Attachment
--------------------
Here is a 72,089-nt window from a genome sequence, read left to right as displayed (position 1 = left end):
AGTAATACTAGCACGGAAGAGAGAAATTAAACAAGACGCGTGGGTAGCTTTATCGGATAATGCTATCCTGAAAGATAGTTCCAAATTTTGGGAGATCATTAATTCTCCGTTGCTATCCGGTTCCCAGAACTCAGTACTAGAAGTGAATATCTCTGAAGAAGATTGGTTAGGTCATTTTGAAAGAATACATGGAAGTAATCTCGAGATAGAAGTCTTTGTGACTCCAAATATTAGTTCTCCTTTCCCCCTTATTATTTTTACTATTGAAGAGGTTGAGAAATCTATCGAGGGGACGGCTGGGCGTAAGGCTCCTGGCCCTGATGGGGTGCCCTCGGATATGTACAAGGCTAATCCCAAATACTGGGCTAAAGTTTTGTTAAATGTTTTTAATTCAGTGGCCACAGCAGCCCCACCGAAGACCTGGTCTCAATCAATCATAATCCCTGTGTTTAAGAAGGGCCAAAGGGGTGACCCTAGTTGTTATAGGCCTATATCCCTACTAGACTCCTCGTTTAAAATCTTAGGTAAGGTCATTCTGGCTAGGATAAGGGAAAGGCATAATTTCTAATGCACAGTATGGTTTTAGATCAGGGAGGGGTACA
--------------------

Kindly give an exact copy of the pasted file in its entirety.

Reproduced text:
Here is a 72,089-nt window from a genome sequence, read left to right as displayed (position 1 = left end):
AGTAATACTAGCACGGAAGAGAGAAATTAAACAAGACGCGTGGGTAGCTTTATCGGATAATGCTATCCTGAAAGATAGTTCCAAATTTTGGGAGATCATTAATTCTCCGTTGCTATCCGGTTCCCAGAACTCAGTACTAGAAGTGAATATCTCTGAAGAAGATTGGTTAGGTCATTTTGAAAGAATACATGGAAGTAATCTCGAGATAGAAGTCTTTGTGACTCCAAATATTAGTTCTCCTTTCCCCCTTATTATTTTTACTATTGAAGAGGTTGAGAAATCTATCGAGGGGACGGCTGGGCGTAAGGCTCCTGGCCCTGATGGGGTGCCCTCGGATATGTACAAGGCTAATCCCAAATACTGGGCTAAAGTTTTGTTAAATGTTTTTAATTCAGTGGCCACAGCAGCCCCACCGAAGACCTGGTCTCAATCAATCATAATCCCTGTGTTTAAGAAGGGCCAAAGGGGTGACCCTAGTTGTTATAGGCCTATATCCCTACTAGACTCCTCGTTTAAAATCTTAGGTAAGGTCATTCTGGCTAGGATAAGGGAAAGGCATAATTTCTAATGCACAGTATGGTTTTAGATCAGGGAGGGGTACA